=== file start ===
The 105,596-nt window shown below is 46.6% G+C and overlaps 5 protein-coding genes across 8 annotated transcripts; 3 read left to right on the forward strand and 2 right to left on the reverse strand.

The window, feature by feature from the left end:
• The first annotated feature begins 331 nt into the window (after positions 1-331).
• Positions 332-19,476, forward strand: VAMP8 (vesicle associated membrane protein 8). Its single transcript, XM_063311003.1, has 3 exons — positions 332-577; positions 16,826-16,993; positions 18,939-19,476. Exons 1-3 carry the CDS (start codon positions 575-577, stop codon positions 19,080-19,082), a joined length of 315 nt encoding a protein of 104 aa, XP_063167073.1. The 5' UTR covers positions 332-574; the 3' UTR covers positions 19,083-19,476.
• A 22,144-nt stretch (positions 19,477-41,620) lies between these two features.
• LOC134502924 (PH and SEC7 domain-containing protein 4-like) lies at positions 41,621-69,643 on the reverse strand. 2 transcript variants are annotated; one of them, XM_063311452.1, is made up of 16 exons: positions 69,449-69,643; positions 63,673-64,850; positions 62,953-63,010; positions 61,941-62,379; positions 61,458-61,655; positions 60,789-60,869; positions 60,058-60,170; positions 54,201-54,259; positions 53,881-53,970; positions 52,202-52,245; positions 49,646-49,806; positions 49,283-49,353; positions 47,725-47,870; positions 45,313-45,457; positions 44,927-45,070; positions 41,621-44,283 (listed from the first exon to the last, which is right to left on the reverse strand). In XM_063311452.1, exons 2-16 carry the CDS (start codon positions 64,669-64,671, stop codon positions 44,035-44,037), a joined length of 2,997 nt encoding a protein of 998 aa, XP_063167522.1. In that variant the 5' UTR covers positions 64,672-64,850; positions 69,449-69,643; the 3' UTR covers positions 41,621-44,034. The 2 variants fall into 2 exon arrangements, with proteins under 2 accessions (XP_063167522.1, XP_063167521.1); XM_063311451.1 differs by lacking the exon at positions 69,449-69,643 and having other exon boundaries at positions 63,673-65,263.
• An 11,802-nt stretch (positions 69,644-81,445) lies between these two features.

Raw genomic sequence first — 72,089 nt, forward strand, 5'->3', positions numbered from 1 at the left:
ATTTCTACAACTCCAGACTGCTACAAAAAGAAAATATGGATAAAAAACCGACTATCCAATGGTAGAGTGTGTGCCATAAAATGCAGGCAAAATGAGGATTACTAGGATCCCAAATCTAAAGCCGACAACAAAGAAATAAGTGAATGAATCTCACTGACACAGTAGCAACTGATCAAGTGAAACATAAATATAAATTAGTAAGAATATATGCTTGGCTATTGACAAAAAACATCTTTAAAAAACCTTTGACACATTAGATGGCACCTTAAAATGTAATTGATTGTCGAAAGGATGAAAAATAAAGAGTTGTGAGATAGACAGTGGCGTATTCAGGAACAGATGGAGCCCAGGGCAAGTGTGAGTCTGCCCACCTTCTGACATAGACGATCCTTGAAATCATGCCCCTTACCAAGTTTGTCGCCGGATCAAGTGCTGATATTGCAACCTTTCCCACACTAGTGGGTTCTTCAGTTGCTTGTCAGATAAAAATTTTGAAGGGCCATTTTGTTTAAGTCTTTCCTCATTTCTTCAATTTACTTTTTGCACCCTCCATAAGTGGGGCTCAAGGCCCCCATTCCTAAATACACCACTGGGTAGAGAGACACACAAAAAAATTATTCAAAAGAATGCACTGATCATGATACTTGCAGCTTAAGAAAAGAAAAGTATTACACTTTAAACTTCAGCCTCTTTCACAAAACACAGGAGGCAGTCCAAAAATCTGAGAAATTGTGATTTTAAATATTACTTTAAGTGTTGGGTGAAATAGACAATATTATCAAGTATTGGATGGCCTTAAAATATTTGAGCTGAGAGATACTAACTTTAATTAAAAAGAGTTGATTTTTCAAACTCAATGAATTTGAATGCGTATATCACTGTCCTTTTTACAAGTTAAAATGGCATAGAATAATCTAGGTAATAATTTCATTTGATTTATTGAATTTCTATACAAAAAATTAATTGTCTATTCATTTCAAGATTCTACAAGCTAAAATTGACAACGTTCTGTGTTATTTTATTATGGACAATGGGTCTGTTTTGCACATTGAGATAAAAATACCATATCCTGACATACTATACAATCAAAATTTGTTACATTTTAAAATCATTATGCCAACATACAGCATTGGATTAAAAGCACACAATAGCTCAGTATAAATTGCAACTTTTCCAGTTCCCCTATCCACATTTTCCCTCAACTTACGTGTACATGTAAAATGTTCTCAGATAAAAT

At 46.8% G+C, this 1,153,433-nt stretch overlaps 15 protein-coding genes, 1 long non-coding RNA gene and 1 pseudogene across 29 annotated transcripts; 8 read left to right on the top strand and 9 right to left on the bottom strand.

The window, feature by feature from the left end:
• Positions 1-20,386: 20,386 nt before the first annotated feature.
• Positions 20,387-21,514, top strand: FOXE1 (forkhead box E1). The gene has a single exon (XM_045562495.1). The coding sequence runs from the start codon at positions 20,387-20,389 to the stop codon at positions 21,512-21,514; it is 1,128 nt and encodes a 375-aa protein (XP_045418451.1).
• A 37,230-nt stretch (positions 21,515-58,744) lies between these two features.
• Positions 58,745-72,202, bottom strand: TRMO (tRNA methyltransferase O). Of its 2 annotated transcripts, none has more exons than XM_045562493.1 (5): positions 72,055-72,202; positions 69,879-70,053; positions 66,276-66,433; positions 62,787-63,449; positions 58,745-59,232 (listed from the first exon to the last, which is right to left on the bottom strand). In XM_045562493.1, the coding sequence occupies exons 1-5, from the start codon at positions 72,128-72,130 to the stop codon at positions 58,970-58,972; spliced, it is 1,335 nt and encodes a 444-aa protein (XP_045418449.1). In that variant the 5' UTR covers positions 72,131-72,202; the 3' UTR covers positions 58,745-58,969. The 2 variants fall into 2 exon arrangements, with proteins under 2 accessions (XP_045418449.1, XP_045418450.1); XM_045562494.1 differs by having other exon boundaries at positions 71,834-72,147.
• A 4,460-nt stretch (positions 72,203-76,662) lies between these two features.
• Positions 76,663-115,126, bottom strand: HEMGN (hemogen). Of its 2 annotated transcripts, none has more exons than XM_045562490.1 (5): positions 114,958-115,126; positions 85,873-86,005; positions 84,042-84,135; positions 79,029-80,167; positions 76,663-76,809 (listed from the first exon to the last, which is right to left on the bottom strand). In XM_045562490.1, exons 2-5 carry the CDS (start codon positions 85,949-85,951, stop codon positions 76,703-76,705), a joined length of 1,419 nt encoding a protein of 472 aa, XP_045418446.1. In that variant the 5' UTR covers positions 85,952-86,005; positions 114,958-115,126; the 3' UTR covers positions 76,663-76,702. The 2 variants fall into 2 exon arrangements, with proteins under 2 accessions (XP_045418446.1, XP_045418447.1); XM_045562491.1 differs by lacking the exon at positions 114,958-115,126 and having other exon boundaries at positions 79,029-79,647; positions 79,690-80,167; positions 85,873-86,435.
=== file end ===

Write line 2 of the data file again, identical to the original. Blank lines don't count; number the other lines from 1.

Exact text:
The window, feature by feature from the left end: